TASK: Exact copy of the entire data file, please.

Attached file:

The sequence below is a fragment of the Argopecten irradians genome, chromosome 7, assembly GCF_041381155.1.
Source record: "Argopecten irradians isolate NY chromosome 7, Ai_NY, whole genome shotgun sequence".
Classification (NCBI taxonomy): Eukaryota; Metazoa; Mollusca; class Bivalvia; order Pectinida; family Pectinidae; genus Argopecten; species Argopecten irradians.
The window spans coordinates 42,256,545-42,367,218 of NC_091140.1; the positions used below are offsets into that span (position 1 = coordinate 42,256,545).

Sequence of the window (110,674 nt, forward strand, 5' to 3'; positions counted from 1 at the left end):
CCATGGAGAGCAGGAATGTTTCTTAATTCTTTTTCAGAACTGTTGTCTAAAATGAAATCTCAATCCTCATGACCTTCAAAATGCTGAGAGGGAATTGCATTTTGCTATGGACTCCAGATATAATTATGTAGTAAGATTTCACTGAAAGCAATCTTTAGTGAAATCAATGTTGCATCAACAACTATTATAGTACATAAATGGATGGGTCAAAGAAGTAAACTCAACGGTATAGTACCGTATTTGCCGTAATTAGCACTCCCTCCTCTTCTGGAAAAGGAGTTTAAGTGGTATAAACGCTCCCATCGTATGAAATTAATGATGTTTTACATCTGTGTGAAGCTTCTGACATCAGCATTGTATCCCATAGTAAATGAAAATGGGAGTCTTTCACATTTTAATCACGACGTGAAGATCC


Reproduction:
The sequence below is a fragment of the Argopecten irradians genome, chromosome 7, assembly GCF_041381155.1.
Source record: "Argopecten irradians isolate NY chromosome 7, Ai_NY, whole genome shotgun sequence".
Classification (NCBI taxonomy): Eukaryota; Metazoa; Mollusca; class Bivalvia; order Pectinida; family Pectinidae; genus Argopecten; species Argopecten irradians.
The window spans coordinates 42,256,545-42,367,218 of NC_091140.1; the positions used below are offsets into that span (position 1 = coordinate 42,256,545).

Sequence of the window (110,674 nt, forward strand, 5' to 3'; positions counted from 1 at the left end):
CCATGGAGAGCAGGAATGTTTCTTAATTCTTTTTCAGAACTGTTGTCTAAAATGAAATCTCAATCCTCATGACCTTCAAAATGCTGAGAGGGAATTGCATTTTGCTATGGACTCCAGATATAATTATGTAGTAAGATTTCACTGAAAGCAATCTTTAGTGAAATCAATGTTGCATCAACAACTATTATAGTACATAAATGGATGGGTCAAAGAAGTAAACTCAACGGTATAGTACCGTATTTGCCGTAATTAGCACTCCCTCCTCTTCTGGAAAAGGAGTTTAAGTGGTATAAACGCTCCCATCGTATGAAATTAATGATGTTTTACATCTGTGTGAAGCTTCTGACATCAGCATTGTATCCCATAGTAAATGAAAATGGGAGTCTTTCACATTTTAATCACGACGTGAAGATCC